On the other hand, there is another instinct prevalent in everyone, namely, the expansion of the dimension of oneself. We wish to annex our kingdom as much as possible. Politically, of course, it is the direct grabbing of someone else's land and property, but in other forms of the manifestation of this instinct it is a psychological expansion of one's dimension by the affirmation of the ego, dominating others, exercising authority or ruling a kingdom, for instance. That is a psychological expansion of one's little otherwise physical dimension. There is a desire to survive at the cost of others' survival. This instinct is present in everyone. When everything goes to the dogs, we find that we would like others to go to the dogs, and not our own selves. Therefore, the survival instinct also goes together with the ego instinct.

Religious consciousness is quite distinguished from all these instincts and forms of knowledge. There is a universality behind it, and not just the particularity to which all individual knowledge is tied. The way in which we perceive an object depends upon the conditions of the body, the sense organs, our instincts or predilections, the religious faith to which we belong, the language we speak, and our cultural background. Even our physiological condition, such as the health of our liver for instance, may affect our thinking and feeling, but this is a purely particularised form of knowledge, not valid for other persons. Everyone may not know a thing in the same way as we know it. But religious perception is universally valid. It is like seeing a thing in daylight, unlike in dream perceptions, which are valid only for the dreaming individual. Your dreams are your dreams; they need not necessarily be the same as another person's dreams. But perception in broad daylight, in the midday sun, for instance, is a common perception. This kind of perception may be considered as an example of universal perception.

Extending this analogy, we may say that there is a common perception available at the back of our rationality—the perception of the Atman, the pure Self—beholding all things in terms of the pure Self also existing in objects. This may be said to be the reach of religious awareness. The Self beholding things, or the attempt of the Self to behold things only from its point of view—that is, the point of view of the pure Self or the Spirit in man independent of the encrustations which have subsequently grown due to association with the body and the mind—may be said to be the beginning of spirituality or religion. It is the language that is spoken by the Universal in the individual, not the language of the tongue of man but an instinctive capacity to communicate by the self in respect of another self. It is a far more developed instinct than the usual encrusted instinct, which is inferior to the reasoning capacity. Here is an instinct which is superior to reason, which collects information not by sifting information through logical analysis but by coming into union, in a fraternity of existence, with that which is to be known.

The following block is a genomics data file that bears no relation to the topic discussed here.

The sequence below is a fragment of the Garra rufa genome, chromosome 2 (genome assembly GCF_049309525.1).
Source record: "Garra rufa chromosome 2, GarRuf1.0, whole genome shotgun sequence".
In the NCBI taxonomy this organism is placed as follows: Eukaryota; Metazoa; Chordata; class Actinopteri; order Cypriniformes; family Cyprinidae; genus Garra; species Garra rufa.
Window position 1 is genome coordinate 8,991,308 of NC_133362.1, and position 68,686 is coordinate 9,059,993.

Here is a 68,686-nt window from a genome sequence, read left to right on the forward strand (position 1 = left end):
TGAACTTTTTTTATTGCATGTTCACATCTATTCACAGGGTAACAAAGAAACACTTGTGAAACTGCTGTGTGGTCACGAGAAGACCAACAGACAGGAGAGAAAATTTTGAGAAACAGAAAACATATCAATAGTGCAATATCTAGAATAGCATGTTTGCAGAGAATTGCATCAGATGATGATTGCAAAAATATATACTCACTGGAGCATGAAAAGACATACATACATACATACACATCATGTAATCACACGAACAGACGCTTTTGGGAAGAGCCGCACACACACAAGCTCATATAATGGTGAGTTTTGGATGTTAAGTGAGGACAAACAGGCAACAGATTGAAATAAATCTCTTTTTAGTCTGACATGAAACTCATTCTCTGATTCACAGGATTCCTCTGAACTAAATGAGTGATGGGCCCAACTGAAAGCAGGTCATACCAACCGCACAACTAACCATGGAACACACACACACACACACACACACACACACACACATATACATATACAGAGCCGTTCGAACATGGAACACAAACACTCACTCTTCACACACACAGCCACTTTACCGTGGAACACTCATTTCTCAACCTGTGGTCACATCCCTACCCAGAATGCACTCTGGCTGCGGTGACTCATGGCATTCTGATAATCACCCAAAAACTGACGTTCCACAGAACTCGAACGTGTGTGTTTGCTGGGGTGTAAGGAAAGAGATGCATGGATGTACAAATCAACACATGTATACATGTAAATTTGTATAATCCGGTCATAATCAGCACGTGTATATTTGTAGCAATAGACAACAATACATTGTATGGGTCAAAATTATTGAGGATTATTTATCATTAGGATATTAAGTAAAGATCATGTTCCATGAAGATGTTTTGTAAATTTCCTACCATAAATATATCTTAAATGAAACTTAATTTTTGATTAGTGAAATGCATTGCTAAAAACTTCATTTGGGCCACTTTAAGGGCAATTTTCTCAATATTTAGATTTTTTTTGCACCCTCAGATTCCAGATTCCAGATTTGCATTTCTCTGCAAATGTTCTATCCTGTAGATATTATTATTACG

The medium that we usually adopt in the perception of an object melts down into the substance out of which the vishayi and the vishaya are made. In philosophical parlance we generally say the knowing principle is vishayi chaitanya. Vishayi is one who knows the vishaya, or the object. The object itself is called vishaya chaitanya. Consciousness that is embodied in the form of an outside object is vishaya chaitanya. Consciousness that is embodied in the perceiving subject is vishayi chaitanya. Now, the vishayi or the vishaya, the knower or the known, cannot come in contact with each other unless there is a medium, that medium being called pramana chaitanya, the instrument of knowing. Pramana is perception, inference, verbal testimony, comparison, and so on, as theories of knowledge tell us. These instruments, these media that we adopt in knowing the objects, vary from person to person, from condition to condition, and from one state of feeling and emotion to another state of feeling and emotion.

The Yoga Sutras particularly are before us as a great guide in understanding what true religious awareness can be. There is a sutra of Patanjali: kṣīṇavṛtteḥ abhijātasye iva maṇeḥ grahītṛ grahaṇa grāhyeṣu tatstha tadañjanatā samāpattiḥ (Y.S. 1.41). Grahītṛ grahaṇa grāhyeṣu are terms used for the knower who is the vishayi, the known which is the vishaya, and the medium of knowledge which is the pramana chaitanya. They coalesce into a single mass of existence. The object that is out there in order to be known, and the subject which is here that knows the object, and also the medium of knowledge which covers the distance existing between the knower and the known, all melt down together into a pool of awareness. They may become a veritable sea of awareness. It is also called a level of God-consciousness. The religious consciousness is also one degree of God-consciousness. The similarity between these levels is in the comprehensiveness which characterises a particular level, the comprehensiveness being the capacity of the knower to absorb the existence and characteristics of the object into itself.

Scriptures describe degrees of knowledge. These degrees of knowledge are just degrees of God-consciousness. God-consciousness is the same as a degree of universal consciousness. The universal need not necessarily mean the ultimate universal. The brihat samanya or the ultimate samanya is, of course, the final universality, which is what we call God Himself—the That which Is. But the manifestation of God can also be seen in lesser levels, where the gulf between the seer and the seen gets gradually diminished, and in a more condensed and concretised form of the union of the subject with the object, this universal can be explained. The more we feel in our own selves an affinity of ourselves with the object of our knowledge, the more are we religious, the more are we spiritual. The less do we feel the vital connection between ourselves and another, the less are we religious and the less are we spiritual.